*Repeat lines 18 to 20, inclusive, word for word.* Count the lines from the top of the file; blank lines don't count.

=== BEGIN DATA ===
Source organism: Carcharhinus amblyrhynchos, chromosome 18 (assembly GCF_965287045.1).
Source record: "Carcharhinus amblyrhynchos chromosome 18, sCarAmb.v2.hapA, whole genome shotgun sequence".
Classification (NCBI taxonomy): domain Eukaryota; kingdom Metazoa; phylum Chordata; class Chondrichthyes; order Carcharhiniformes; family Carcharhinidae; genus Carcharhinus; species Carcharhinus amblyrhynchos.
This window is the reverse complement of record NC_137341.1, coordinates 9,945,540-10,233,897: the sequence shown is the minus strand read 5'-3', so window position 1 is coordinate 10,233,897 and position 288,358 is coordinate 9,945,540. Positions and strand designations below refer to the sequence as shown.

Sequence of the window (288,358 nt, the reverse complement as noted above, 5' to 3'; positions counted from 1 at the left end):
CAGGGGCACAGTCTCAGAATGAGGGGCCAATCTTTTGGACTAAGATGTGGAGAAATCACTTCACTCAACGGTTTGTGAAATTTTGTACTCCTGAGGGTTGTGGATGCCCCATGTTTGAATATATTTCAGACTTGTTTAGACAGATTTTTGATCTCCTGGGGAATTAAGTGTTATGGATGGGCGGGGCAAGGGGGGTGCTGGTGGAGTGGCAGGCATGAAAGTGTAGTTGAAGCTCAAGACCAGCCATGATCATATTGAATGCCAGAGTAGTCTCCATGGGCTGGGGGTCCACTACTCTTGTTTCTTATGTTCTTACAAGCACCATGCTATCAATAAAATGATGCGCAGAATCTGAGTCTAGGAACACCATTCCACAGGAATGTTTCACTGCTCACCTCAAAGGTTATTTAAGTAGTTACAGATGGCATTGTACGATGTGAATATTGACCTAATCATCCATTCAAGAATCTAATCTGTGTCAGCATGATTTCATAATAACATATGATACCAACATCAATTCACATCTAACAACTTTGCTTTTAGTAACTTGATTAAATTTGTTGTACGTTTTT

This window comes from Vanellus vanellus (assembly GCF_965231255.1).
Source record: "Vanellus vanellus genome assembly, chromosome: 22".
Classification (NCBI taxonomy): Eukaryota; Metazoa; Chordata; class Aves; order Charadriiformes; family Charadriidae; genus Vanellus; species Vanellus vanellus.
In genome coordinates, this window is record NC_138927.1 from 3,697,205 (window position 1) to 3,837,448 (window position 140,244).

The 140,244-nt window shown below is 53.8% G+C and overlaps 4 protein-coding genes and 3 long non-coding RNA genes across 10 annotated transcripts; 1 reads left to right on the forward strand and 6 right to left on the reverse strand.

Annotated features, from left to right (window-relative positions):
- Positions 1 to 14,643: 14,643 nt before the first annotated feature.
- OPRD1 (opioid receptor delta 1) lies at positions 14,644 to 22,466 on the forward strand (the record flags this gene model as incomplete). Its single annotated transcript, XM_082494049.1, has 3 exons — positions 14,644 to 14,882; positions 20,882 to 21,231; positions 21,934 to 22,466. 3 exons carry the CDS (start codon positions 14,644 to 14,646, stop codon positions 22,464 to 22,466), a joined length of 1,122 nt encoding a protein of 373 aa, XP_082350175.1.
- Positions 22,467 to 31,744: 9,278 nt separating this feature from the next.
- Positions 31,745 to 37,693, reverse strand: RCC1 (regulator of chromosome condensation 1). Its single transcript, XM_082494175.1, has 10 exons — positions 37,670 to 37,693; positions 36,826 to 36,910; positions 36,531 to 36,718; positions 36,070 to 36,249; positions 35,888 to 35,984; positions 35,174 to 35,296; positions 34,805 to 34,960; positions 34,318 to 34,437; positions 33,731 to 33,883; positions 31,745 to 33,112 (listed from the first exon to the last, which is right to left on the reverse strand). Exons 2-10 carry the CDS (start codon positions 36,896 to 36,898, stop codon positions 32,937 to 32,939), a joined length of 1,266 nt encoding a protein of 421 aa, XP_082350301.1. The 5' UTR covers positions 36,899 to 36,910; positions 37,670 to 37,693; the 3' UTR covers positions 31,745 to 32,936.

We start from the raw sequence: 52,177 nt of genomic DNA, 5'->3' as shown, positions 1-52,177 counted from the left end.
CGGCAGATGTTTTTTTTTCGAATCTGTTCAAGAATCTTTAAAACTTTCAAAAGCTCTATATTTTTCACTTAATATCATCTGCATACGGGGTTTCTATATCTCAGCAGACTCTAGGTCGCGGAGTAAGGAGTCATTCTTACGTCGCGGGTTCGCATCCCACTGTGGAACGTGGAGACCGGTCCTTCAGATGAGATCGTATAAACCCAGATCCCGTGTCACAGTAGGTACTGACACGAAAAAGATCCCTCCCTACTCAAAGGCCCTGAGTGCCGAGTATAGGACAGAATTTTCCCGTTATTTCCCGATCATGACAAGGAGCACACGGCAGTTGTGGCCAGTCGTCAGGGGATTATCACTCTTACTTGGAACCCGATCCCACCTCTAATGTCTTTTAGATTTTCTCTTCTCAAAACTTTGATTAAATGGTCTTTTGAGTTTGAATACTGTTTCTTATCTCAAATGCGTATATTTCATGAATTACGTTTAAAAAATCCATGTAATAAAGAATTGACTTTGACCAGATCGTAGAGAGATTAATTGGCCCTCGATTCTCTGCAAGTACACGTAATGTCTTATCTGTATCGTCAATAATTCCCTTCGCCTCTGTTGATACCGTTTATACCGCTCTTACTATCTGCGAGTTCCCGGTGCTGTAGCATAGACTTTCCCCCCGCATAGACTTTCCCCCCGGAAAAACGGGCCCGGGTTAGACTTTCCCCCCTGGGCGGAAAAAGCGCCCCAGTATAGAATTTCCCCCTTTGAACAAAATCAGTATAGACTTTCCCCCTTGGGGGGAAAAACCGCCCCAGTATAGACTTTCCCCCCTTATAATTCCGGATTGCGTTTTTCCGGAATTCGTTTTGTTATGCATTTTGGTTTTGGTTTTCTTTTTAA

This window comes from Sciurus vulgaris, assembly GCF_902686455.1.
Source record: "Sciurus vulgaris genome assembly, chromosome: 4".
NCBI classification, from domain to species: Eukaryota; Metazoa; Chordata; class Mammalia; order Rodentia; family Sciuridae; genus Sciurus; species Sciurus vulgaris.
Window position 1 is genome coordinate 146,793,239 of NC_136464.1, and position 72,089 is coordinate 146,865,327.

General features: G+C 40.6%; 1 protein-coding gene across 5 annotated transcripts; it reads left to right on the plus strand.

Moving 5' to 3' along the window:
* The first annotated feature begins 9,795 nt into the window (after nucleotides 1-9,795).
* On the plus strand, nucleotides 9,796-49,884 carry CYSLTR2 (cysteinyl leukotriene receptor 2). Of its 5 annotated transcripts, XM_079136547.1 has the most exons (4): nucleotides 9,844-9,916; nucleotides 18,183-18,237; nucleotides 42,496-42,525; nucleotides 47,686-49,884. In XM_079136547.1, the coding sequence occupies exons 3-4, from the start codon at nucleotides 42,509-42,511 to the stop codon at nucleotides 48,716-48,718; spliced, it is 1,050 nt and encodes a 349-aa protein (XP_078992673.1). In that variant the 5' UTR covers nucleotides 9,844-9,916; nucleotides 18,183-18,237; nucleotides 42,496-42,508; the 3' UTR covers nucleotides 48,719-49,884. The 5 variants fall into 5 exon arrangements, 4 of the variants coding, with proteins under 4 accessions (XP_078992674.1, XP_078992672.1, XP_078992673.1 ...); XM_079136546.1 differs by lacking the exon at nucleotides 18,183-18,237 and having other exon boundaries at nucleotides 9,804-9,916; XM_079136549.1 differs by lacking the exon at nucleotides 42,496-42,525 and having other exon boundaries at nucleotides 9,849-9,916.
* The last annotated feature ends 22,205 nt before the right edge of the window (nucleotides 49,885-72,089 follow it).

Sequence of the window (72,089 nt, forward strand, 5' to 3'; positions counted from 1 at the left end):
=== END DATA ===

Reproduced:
CGGCAGATGTTTTTTTTTCGAATCTGTTCAAGAATCTTTAAAACTTTCAAAAGCTCTATATTTTTCACTTAATATCATCTGCATACGGGGTTTCTATATCTCAGCAGACTCTAGGTCGCGGAGTAAGGAGTCATTCTTACGTCGCGGGTTCGCATCCCACTGTGGAACGTGGAGACCGGTCCTTCAGATGAGATCGTATAAACCCAGATCCCGTGTCACAGTAGGTACTGACACGAAAAAGATCCCTCCCTACTCAAAGGCCCTGAGTGCCGAGTATAGGACAGAATTTTCCCGTTATTTCCCGATCATGACAAGGAGCACACGGCAGTTGTGGCCAGTCGTCAGGGGATTATCACTCTTACTTGGAACCCGATCCCACCTCTAATGTCTTTTAGATTTTCTCTTCTCAAAACTTTGATTAAATGGTCTTTTGAGTTTGAATACTGTTTCTTATCTCAAATGCGTATATTTCATGAATTACGTTTAAAAAATCCATGTAATAAAGAATTGACTTTGACCAGATCGTAGAGAGATTAATTGGCCCTCGATTCTCTGCAAGTACACGTAATGTCTTATCTGTATCGTCAATAATTCCCTTCGCCTCTGTTGATACCGTTTATACCGCTCTTACTATCTGCGAGTTCCCGGTGCTGTAGCATAGACTTTCCCCCCGCATAGACTTTCCCCCCGGAAAAACGGGCCCGGGTTAGACTTTCCCCCCTGGGCGGAAAAAGCGCCCCAGTATAGAATTTCCCCCTTTGAACAAAATCAGTATAGACTTTCCCCCTTGGGGGGAAAAACCGCCCCAGTATAGACTTTCCCCCCTTATAATTCCGGATTGCGTTTTTCCGGAATTCGTTTTGTTATGCATTTTGGTTTTGGTTTTCTTTTTAA

This window comes from Sciurus vulgaris, assembly GCF_902686455.1.
Source record: "Sciurus vulgaris genome assembly, chromosome: 4".